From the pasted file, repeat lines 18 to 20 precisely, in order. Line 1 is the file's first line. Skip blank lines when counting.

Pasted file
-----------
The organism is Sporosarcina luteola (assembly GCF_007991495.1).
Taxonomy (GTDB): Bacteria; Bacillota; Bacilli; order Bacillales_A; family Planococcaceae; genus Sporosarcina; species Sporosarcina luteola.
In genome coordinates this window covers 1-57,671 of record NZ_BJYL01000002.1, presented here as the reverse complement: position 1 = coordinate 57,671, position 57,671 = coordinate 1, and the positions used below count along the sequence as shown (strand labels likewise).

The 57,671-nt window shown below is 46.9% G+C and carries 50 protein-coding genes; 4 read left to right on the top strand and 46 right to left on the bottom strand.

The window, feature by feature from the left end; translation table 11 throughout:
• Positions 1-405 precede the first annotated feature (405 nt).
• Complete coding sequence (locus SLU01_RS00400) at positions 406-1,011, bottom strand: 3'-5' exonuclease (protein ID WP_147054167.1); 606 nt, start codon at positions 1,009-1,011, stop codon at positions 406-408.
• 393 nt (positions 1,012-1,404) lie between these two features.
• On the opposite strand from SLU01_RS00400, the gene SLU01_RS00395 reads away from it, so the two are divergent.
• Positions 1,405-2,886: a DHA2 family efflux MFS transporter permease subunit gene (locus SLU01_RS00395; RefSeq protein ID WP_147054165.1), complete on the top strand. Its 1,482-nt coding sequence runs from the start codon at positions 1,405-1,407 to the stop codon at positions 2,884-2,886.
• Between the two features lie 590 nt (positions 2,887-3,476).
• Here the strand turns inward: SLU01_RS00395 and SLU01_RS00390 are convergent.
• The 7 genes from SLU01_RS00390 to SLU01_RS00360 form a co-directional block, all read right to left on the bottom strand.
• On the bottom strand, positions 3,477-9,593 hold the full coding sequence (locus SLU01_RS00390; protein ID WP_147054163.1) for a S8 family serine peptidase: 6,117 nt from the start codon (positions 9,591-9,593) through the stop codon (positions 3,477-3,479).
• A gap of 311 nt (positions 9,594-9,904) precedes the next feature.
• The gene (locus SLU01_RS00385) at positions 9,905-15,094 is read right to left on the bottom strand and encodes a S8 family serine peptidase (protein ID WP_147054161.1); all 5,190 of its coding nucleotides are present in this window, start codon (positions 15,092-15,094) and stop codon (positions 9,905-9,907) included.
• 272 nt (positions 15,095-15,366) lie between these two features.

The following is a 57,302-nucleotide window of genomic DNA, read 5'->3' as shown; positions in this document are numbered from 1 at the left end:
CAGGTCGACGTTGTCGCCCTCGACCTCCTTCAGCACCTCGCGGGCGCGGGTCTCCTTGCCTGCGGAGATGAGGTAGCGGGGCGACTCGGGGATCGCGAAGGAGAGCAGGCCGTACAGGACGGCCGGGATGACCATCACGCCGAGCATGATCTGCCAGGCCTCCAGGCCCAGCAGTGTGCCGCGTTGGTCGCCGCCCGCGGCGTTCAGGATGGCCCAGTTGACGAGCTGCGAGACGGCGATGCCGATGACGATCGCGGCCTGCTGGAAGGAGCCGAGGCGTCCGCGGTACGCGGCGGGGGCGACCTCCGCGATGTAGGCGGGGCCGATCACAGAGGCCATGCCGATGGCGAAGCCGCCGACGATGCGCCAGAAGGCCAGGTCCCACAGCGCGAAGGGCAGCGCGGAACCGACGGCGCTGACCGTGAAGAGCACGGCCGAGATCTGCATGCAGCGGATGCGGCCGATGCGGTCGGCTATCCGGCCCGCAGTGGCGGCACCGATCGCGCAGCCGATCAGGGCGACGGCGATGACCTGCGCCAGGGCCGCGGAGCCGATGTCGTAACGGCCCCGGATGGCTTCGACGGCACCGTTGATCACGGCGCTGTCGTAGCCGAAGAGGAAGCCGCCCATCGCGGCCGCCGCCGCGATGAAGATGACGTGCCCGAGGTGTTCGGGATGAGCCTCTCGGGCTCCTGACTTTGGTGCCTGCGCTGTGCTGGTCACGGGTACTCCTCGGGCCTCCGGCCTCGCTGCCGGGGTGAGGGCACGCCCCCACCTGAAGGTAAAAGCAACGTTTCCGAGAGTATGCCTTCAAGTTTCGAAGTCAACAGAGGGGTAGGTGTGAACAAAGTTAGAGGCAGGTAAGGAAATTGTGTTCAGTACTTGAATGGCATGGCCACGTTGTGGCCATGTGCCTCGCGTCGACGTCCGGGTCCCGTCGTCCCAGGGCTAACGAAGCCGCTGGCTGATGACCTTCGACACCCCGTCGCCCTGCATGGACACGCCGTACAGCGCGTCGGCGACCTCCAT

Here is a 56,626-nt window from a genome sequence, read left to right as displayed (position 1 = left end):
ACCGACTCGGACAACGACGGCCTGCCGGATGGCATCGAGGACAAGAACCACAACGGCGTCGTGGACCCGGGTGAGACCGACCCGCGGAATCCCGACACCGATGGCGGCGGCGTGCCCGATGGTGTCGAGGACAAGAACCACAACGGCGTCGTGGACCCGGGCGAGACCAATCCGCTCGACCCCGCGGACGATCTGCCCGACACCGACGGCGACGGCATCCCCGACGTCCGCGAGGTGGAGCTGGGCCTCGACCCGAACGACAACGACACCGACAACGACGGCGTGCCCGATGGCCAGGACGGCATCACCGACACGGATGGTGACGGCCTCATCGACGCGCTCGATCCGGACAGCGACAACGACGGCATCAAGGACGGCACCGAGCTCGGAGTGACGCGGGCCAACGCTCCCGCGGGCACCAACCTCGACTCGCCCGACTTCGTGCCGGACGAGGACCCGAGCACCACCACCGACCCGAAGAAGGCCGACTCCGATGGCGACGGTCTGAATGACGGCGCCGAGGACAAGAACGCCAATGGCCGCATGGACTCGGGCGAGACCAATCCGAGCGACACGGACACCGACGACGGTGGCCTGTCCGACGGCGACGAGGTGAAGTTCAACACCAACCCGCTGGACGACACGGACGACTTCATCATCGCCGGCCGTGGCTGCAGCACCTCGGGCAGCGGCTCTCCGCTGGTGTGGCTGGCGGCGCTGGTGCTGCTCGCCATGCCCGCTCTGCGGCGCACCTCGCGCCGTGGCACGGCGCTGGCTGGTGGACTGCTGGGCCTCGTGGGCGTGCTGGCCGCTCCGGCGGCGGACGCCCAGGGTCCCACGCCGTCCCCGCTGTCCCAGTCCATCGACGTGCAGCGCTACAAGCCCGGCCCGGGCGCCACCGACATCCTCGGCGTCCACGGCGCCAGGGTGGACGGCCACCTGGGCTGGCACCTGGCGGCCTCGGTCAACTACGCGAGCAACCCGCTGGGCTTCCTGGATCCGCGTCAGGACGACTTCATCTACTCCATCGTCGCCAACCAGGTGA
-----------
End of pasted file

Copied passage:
The following is a 57,302-nucleotide window of genomic DNA, read 5'->3' as shown; positions in this document are numbered from 1 at the left end:
CAGGTCGACGTTGTCGCCCTCGACCTCCTTCAGCACCTCGCGGGCGCGGGTCTCCTTGCCTGCGGAGATGAGGTAGCGGGGCGACTCGGGGATCGCGAAGGAGAGCAGGCCGTACAGGACGGCCGGGATGACCATCACGCCGAGCATGATCTGCCAGGCCTCCAGGCCCAGCAGTGTGCCGCGTTGGTCGCCGCCCGCGGCGTTCAGGATGGCCCAGTTGACGAGCTGCGAGACGGCGATGCCGATGACGATCGCGGCCTGCTGGAAGGAGCCGAGGCGTCCGCGGTACGCGGCGGGGGCGACCTCCGCGATGTAGGCGGGGCCGATCACAGAGGCCATGCCGATGGCGAAGCCGCCGACGATGCGCCAGAAGGCCAGGTCCCACAGCGCGAAGGGCAGCGCGGAACCGACGGCGCTGACCGTGAAGAGCACGGCCGAGATCTGCATGCAGCGGATGCGGCCGATGCGGTCGGCTATCCGGCCCGCAGTGGCGGCACCGATCGCGCAGCCGATCAGGGCGACGGCGATGACCTGCGCCAGGGCCGCGGAGCCGATGTCGTAACGGCCCCGGATGGCTTCGACGGCACCGTTGATCACGGCGCTGTCGTAGCCGAAGAGGAAGCCGCCCATCGCGGCCGCCGCCGCGATGAAGATGACGTGCCCGAGGTGTTCGGGATGAGCCTCTCGGGCTCCTGACTTTGGTGCCTGCGCTGTGCTGGTCACGGGTACTCCTCGGGCCTCCGGCCTCGCTGCCGGGGTGAGGGCACGCCCCCACCTGAAGGTAAAAGCAACGTTTCCGAGAGTATGCCTTCAAGTTTCGAAGTCAACAGAGGGGTAGGTGTGAACAAAGTTAGAGGCAGGTAAGGAAATTGTGTTCAGTACTTGAATGGCATGGCCACGTTGTGGCCATGTGCCTCGCGTCGACGTCCGGGTCCCGTCGTCCCAGGGCTAACGAAGCCGCTGGCTGATGACCTTCGACACCCCGTCGCCCTGCATGGACACGCCGTACAGCGCGTCGGCGACCTCCAT

Here is a 56,626-nt window from a genome sequence, read left to right as displayed (position 1 = left end):